Permits Filed: 265 Van Brunt Street

265 Van Brunt Street265 Van Brunt Street -- image via Google Maps

The first permits are up for a new residential development at 265 Van Brunt Street, in Red Hook. The DOB filings — which come with a notice at the bottom that they are ‘for zoning review only’ — were submitted on behalf of Cheever Development, and OCV Architects is designing the project.

265 Van Brunt Street has a storied recent history, which begs the question of whether local NIMBYs will seek to preserve the current one-story garage on site; it served as a heroin mill as recently as 2011.

Clearly, the garage’s redevelopment will be beneficial to the neighborhood, and permits indicate the development’s total scope will measure 18,327 square feet, with the entirety of the new building to be dedicated to residential space. 265 Van Brunt Street — which also has an address of 102 Visitation Place — will have 19 units in total, spanning three floors.

Other than a fling with illegal activities, the existing structure has no notable attributes, though the surrounding neighborhood is certainly of interest; unfortunately, it was devastated during Hurricane Sandy, when it became part of New York Harbor. Per The New York Times flood map, the entire block was submerged, with the surge rising up to six feet above street level.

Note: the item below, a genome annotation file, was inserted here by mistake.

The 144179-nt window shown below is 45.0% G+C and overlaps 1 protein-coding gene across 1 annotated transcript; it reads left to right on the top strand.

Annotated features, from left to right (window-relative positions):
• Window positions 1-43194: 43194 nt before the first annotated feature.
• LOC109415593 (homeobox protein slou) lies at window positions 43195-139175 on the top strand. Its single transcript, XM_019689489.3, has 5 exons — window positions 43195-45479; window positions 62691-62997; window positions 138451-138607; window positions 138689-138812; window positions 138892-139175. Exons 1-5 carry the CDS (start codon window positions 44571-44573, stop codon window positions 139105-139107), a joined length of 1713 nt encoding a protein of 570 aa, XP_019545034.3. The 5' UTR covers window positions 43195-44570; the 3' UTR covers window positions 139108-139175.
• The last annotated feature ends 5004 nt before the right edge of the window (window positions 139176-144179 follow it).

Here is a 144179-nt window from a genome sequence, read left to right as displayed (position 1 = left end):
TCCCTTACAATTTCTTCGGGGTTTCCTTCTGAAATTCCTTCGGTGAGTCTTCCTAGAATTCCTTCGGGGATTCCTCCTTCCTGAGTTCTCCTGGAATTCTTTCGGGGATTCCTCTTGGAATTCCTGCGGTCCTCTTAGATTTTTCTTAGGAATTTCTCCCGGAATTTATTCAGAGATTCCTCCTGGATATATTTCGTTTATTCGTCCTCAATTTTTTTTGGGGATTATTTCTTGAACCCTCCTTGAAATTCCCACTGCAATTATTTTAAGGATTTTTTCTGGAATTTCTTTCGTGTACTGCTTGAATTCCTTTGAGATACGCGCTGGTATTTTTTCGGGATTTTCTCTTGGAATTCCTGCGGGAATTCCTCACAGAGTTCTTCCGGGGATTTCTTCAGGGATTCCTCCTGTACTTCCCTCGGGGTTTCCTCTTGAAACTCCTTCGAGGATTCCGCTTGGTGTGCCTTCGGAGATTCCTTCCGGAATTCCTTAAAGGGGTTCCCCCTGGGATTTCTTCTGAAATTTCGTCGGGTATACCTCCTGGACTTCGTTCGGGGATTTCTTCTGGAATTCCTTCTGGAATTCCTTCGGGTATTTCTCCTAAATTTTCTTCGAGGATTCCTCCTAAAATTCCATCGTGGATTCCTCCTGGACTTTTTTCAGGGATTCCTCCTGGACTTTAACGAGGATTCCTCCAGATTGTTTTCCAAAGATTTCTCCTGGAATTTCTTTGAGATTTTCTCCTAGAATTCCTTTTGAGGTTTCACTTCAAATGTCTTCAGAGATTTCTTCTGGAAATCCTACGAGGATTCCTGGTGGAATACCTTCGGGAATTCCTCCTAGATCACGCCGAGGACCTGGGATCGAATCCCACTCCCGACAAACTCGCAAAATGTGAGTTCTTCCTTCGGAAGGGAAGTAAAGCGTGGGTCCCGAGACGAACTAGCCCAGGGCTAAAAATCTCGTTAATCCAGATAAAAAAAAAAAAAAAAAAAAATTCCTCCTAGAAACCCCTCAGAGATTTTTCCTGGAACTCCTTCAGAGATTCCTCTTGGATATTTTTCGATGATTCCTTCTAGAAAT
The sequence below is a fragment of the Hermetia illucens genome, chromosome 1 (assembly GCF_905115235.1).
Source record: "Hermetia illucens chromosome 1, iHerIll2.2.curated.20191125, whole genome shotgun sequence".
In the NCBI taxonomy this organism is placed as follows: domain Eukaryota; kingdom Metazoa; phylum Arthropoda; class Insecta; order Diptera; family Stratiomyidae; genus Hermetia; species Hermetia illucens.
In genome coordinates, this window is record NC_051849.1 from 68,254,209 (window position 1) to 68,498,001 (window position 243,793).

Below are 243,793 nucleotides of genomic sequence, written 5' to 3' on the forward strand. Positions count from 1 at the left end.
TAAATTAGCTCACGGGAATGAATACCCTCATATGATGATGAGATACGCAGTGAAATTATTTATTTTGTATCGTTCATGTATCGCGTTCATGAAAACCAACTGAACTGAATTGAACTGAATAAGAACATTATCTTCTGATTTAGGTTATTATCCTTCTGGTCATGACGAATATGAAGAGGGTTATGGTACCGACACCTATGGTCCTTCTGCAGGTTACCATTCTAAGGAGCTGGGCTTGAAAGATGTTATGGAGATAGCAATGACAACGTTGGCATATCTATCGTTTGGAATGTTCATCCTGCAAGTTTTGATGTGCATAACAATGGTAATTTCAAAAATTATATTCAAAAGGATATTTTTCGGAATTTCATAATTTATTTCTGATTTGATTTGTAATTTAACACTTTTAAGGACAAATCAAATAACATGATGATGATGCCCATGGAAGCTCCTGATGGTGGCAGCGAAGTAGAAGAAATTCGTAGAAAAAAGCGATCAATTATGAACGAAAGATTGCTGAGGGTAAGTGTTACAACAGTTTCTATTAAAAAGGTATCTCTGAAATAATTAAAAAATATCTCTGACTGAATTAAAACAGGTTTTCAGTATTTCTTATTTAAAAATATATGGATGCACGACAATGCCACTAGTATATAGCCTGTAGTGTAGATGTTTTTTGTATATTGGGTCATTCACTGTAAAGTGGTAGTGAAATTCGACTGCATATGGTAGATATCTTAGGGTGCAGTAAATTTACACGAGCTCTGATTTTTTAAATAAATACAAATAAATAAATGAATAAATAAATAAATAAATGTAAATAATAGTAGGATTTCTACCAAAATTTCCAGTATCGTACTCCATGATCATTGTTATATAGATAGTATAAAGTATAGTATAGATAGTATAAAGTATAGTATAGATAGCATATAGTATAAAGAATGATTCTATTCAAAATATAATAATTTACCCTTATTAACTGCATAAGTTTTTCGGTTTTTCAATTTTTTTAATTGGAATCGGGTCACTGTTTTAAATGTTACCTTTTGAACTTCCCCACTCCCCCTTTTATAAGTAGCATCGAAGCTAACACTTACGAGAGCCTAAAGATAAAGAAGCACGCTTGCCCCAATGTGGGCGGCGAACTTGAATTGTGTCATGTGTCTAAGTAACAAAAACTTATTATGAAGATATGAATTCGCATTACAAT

NY Times Flood Map, 265 Van Brunt Street

Flooding at 265 Van Brunt Street, outlined in dark blue; map via the New York Times

Indeed, with regards to surrounding buildings, “garden-level apartments [were] depopulated, and even the ones that have been cleared of mud and sodden belongings [reeked] dankly of mold.”

The design of 265 Van Brunt Street will have to take flood-mitigation measures into account, given the location’s extreme vulnerability to storm surge events. Nevertheless, the resurgence in Red Hook is promising, and hopefully Cheever’s development signals a larger push for new, storm-resistant housing.

With regards to the above, the planned three-story height of 265 Van Brunt may be unwise, given the entire first level will be prone to flooding; the city has been negligent in establishing new zoning standards for neighborhoods impacted by Sandy, where additional height to avoid future flooding should be highly encouraged. It is impossible to move a flood zone, but designing buildings that can withstand future events with minimal impacts should be a top priority.

No completion date for 265 Van Brunt has been announced, but demolition permits for the existing garage were filed on the 17th, so progress is evidently imminent.

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